Good news for recent law school graduates, your chances of getting hired look great! New research from Robert Half Legal shows entry-level law associates can expect more job opportunities in the months ahead.
Nearly 7 in 10 lawyers surveyed (68%) said their law firm plans to increase its hiring of first-year associates in the next year, more than triple the number of lawyers who cited similar hiring plans in a 2017 Robert Half Legal survey. More than one-quarter (27%) indicated no change in hiring activity, and just 1% plan a decrease.
Beyond expanding job offers to recent law school graduates, law firms are reassessing starting salaries for those candidates. More than 6 in 10 survey respondents (63%) believe their firm should raise first-year associate starting pay to match base salary increases at large law firms.
Lawyers were asked, “Does your law firm plan to increase or decrease its hiring of first-year associates in the next 12 months?” Their responses:*
- Increase significantly (14%)
- Increase somewhat (54%)
- Neither increase nor decrease (27%)
- Decrease somewhat (1%)
- Decrease significantly (0%)
- Don’t know/no answer (3%)
*Responses do not total 100% due to rounding.
Lawyers were also asked, “In your opinion, does your law firm need to increase starting salaries for first-year associates to match recent base salary increases for entry-level lawyers at Big Law firms?” Their responses:
- Yes (63%)
- No (35%)
- Don’t know (2%)
“While law firms don’t expect newly minted associates to possess in-depth industry knowledge, they do seek lawyers with advanced tech skills, business acumen and collaboration abilities,” says Jamy Sullivan, Executive Director of Robert Half Legal—in a press release. “Highlighting in-demand attributes on their resumes, along with scholastic accomplishments and legal experience gleaned through internships, pro bono activities and project work, helps candidates stand out to potential employers.”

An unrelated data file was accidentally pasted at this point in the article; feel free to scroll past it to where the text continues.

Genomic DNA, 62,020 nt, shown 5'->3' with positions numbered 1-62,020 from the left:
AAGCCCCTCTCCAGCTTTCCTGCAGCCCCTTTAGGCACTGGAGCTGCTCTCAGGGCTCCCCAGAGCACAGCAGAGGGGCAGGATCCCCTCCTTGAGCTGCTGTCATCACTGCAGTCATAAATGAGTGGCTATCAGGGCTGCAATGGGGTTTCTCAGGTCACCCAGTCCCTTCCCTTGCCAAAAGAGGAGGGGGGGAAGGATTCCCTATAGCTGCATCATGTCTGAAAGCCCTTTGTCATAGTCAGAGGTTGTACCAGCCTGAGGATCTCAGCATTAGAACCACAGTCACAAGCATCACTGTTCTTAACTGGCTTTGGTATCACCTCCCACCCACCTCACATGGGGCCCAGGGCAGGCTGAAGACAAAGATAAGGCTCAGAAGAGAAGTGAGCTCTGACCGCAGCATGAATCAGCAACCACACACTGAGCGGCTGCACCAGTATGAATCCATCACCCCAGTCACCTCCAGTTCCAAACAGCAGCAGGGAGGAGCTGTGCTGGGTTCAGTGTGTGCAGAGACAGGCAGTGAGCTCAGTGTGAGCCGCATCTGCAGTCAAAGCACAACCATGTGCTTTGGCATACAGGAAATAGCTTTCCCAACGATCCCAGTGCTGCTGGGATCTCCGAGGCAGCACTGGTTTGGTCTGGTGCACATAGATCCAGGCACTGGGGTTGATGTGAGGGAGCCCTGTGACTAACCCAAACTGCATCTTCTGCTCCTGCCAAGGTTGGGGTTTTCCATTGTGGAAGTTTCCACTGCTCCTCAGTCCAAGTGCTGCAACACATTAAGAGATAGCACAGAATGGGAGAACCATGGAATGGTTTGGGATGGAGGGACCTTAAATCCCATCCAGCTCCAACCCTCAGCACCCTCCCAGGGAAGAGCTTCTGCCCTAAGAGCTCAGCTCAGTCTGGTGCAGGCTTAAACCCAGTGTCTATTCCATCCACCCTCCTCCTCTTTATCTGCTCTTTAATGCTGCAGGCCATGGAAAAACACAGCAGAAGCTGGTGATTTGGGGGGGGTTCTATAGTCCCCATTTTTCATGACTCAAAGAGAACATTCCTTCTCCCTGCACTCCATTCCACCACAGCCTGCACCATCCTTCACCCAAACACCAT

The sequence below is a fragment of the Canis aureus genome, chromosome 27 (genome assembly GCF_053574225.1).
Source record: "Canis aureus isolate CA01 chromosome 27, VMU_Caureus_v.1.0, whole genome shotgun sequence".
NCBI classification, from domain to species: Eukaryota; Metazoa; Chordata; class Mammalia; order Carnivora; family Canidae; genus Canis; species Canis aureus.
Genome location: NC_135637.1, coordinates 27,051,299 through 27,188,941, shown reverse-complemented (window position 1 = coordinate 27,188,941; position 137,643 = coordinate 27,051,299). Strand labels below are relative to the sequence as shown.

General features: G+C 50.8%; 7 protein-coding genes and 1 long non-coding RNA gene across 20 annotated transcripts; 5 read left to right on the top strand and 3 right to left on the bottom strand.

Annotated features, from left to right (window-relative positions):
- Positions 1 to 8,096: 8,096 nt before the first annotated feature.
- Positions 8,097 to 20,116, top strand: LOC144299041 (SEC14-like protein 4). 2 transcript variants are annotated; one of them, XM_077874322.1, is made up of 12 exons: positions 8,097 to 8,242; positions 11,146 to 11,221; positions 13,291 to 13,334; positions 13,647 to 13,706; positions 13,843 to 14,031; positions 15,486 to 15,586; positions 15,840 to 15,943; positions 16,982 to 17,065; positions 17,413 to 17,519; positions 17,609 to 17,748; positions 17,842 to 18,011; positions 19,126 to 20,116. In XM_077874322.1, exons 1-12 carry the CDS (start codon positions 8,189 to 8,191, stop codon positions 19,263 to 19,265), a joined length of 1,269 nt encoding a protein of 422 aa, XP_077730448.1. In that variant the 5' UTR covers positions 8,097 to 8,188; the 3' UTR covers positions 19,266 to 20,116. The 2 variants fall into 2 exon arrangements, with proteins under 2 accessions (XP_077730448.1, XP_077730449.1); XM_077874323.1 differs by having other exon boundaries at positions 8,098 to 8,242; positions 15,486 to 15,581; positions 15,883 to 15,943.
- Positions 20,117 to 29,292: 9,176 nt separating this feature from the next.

Sullivan adds that it’s important for applicants to take a strategic approach when researching legal positions. “Aside from responding to online postings, law school graduates can enhance their job search efforts by attending legal conferences, workshops and events to network and learn of new leads.”
Sullivan recently contributed an article to Recruiting Daily Advisor about the ins and outs of hiring legal talent in 2019, see, “Legal Hiring in 2019: What Managers Need to Know.”
The online survey was developed by Robert Half Legal and conducted by a leading independent research firm. It is based on responses from more than 175 lawyers in the United States and Canada who work full time at law firms with 20 or more employees.